hmmm, interesting, shows how much I know about dogs! LOL
She has always chewed the kibble before... maybe she is big enough now that she doesn't need to. The kibble is about the circumfrence of a dime.
I'll keep an eye on her if she continues to throw up...
Kibble the size of a dime is fairly large for a small dog. Sure she will bite that size a couple of times to get it down to a swallowing size , but that' s not really chewing it . One of the misleading principles behind "dental "kibble is that by making kibble larger , that is supposed to help dogs "chew" more and so prevent tartar. But here's the facts behind kibble and tartar.
From Sabine Myth about Kibble.
"Kibble keeps the teeth clean and exercises the jaws"
First things first—cats and dogs are not “chewers”, they do not have the type of teeth with flat
“grinding” surfaces required for significantly reducing the particle size of their food like for
example humans and cows. They also have no lateral (sideways) movement in their jaws to
help the process. The natural way of eating for dogs and cats is to rip at their prey and tear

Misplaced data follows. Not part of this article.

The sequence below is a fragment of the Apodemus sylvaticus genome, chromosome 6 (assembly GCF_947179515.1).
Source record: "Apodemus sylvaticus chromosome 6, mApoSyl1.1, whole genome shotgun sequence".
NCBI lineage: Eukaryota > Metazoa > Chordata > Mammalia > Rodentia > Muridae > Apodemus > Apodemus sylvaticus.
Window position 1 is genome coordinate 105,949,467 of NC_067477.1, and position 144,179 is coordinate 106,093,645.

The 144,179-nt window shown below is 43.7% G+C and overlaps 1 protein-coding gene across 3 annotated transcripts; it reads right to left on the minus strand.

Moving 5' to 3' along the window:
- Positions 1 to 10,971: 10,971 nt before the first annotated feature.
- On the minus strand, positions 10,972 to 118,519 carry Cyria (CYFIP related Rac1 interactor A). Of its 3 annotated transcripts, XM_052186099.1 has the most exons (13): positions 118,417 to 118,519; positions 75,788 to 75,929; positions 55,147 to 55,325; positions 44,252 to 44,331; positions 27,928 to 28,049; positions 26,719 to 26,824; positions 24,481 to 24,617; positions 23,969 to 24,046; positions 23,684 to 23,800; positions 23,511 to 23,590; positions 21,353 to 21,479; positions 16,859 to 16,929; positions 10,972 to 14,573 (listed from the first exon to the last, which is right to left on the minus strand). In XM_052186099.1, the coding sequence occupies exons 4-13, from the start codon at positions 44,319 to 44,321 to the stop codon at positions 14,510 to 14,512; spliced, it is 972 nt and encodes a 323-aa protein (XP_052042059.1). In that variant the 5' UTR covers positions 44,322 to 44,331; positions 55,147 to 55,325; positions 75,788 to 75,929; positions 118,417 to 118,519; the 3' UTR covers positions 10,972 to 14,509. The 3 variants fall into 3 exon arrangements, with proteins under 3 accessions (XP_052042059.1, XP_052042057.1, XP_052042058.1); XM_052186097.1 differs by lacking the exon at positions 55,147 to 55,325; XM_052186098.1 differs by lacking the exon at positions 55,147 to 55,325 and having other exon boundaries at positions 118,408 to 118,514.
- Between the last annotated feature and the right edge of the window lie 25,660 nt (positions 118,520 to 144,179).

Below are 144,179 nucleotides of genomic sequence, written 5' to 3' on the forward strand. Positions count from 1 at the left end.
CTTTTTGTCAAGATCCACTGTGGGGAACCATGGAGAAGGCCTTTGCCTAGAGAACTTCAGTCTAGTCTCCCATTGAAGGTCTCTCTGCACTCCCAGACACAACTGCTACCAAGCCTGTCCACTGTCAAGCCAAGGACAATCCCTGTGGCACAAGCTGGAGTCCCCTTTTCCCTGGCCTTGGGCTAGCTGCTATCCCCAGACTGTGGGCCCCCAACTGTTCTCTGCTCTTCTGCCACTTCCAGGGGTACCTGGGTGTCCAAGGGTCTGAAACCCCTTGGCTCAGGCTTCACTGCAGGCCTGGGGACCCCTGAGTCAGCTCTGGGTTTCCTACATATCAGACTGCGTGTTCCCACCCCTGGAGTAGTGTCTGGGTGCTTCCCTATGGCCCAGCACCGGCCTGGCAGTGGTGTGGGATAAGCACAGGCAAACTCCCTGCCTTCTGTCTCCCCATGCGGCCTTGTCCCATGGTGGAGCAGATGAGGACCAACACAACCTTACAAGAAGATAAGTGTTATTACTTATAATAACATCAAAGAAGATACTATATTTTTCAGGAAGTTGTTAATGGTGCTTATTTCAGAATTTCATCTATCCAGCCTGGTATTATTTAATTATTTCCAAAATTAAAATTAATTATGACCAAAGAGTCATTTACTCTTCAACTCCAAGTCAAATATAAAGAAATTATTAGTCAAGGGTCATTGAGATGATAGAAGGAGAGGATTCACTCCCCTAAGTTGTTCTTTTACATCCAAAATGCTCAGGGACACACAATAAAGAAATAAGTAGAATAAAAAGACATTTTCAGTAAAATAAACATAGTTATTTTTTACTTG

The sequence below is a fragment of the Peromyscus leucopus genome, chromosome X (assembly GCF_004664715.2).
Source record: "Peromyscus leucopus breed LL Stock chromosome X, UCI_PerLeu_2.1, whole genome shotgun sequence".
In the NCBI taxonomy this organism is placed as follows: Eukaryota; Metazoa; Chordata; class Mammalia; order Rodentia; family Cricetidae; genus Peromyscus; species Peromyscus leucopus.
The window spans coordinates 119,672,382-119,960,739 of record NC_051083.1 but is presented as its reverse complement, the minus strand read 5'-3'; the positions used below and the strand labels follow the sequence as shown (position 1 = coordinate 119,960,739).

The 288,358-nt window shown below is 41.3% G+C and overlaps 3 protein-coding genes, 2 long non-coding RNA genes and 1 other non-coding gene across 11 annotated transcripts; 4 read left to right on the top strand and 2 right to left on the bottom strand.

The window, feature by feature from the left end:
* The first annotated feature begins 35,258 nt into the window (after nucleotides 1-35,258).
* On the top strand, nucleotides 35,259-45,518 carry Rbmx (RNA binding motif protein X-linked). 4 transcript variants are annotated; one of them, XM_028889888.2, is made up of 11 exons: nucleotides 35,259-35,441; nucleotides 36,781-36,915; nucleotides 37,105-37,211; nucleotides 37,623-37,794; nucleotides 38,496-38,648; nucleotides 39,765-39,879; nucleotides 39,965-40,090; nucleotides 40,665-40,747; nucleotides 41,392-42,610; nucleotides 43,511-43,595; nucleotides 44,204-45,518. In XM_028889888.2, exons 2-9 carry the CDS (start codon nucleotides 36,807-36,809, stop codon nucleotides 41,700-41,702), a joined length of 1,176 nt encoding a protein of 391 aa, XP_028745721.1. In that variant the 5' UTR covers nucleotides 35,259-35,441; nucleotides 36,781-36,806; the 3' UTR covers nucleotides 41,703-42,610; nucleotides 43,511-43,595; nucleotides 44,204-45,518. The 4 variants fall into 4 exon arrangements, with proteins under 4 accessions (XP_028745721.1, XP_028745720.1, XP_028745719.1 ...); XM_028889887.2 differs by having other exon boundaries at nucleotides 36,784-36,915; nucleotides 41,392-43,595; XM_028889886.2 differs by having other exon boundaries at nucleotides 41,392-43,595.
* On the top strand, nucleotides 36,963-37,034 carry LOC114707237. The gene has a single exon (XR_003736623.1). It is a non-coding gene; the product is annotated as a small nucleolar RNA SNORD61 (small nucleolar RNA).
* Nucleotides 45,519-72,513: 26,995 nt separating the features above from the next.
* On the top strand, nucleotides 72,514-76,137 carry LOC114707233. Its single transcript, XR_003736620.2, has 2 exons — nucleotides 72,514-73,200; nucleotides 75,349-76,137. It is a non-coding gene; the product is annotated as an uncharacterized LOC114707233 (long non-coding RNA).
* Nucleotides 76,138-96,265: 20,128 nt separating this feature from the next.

out chunks which are then mostly swallowed whole. Bones are gnawed and crushed, again
without any lateral movement of the jaws.
What truly exercises the jaws and keeps teeth clean is the friction from gnawing on tendons
and bones (or, as the case may be, a good chew toy, regardless whether it’s edible). The
much touted “scraping action” of dry foods only happens if the dog actually “crunches down”
on the pieces of food, and only around the top of the molars, but not the canine teeth or incisors,
and not where cleaning is most needed: at and below the gum line.
The “cleaning action” of special dental kibble comes from its larger size (the pet is forced to
“chew”), higher fiber content, and often also a specific coating that changes the chemical
composition of the saliva. Sadly the ingredient quality of these products and their nutritional
composition leave a lot to be desired.
And if you want to read another article on this topic of kibble and tartar http://www.dogfoodadvisor.com/choosi...cleaner-teeth/